Self-hosting Chrome extensions in 2022 and beyond

Published Jun 21, 2022

When I made my first ex­ten­sion back in ye olden days - in the times of 30°C sum­mers and $1.5 Costco hot dog meals - Google al­lowed de­vel­op­ers to self-​host Chrome ex­ten­sions. This al­lowed users to in­stall ex­ten­sions di­rectly from their web­site, with­out hav­ing to go through the Chrome Web Store.

But as with all good things, a few bad ap­ples spoil it for the rest of us. By al­low­ing users to in­stall ex­ten­sions from any­where, Google didn’t have any con­trol over what ex­ten­sions were al­lowed. This made ex­ten­sions a prime tar­get for mal­ware and search hi­jack­ing, with no way to re­voke bad ex­ten­sions once they were out there. In its con­tin­u­ous quest to pro­tect users (… and maybe gain a bit of con­trol over their ecosys­tem. It is Google, after all), Google blocked in­stal­la­tion of ex­ten­sions from out­side the Web Store on all other plat­forms than Linux.

The block is pretty ex­ten­sive. If you try to in­stall an ex­ten­sion by sim­ply fol­low­ing a link, as you used to be able to, you’ll be met with a CRX_REQUIRED_PROOF_MISSING error with no way to by­pass it:

Screenshot of the CRX_REQUIRED_PROOF_MISSING error

If you man­u­ally down­load the .crx and drag it onto the chrome://extensions page you’ll get a bit fur­ther - you’ll even be able to in­stall it! Im­me­di­ately upon in­stalling it, how­ever, you’ll be met with an error and the ex­ten­sion will be hard-​disabled:

Screenshot of the hard-disabled extension

This is a bit prob­lem­atic for a small num­ber of use cases. I re­cently ran into a sit­u­a­tion where I wanted to in­stall an ex­ten­sion on com­put­ers in an or­ga­ni­za­tion, with­out ac­cess to the great big In­ter­net. With no way to reach the Chrome Web Store, down­load­ing the ex­ten­sion from there was a no-go.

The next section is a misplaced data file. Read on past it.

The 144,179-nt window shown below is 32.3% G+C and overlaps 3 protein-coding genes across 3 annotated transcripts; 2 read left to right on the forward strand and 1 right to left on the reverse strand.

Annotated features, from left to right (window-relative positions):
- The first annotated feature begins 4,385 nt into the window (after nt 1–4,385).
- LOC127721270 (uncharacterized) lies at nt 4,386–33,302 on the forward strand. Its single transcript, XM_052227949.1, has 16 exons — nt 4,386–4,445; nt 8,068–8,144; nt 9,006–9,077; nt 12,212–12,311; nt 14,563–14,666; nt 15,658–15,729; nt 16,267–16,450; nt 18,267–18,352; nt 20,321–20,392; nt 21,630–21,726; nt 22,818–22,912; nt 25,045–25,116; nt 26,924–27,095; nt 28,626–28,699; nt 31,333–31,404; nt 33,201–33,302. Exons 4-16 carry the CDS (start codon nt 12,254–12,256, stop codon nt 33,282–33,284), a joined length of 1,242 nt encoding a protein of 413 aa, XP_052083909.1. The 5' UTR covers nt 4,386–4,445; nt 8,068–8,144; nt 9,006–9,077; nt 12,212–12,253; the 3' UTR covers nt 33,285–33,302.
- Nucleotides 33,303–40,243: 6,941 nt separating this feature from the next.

Luck­ily Google has left one pos­si­bil­ity open. In ad­di­tion to load­ing the ex­ten­sion un­packed (which re­quires a lot of tech­ni­cal work from the user, and doesn’t sup­port auto-​updating) there is one more way to in­stall self-​hosted ex­ten­sions in Chrome that still works: en­ter­prise poli­cies.

For the pur­pose of self-​hosting ex­ten­sions, the fol­low­ing poli­cies are rel­e­vant:


Lists the do­mains from which ex­ten­sion in­stal­la­tions are al­lowed. Note that both the host do­main (where the .crx is fetched from) and the re­fer­rer do­main (where the link to the .crx is clicked from) must be added.
The value is a list of strings, with each entry spec­i­fy­ing an al­lowed do­main using a match pat­tern


Lists the spe­cific ex­ten­sions that can be in­stalled. The value is a list of strings, with each entry being the ID of an al­lowed ex­ten­sion.

In order for an ex­ten­sion to be in­stal­lable, it must be per­mit­ted by both of those poli­cies. In ad­di­tion to this, the usual host­ing re­quire­ments must be met (namely serv­ing the .crx with Content-Type: application/x-chrome-extension).

This means that an ex­ten­sion hosted at, being linked to by, with the ex­ten­sion ID aaaaaaaabbbbbbbbccccccccdddddddd, can be in­stalled by any user that has the fol­low­ing reg­istry file in­stalled, or has the cor­re­spond­ing group poli­cies:


This is, as far as I am aware, the only way to self-​host ex­ten­sions in mod­ern Chrome.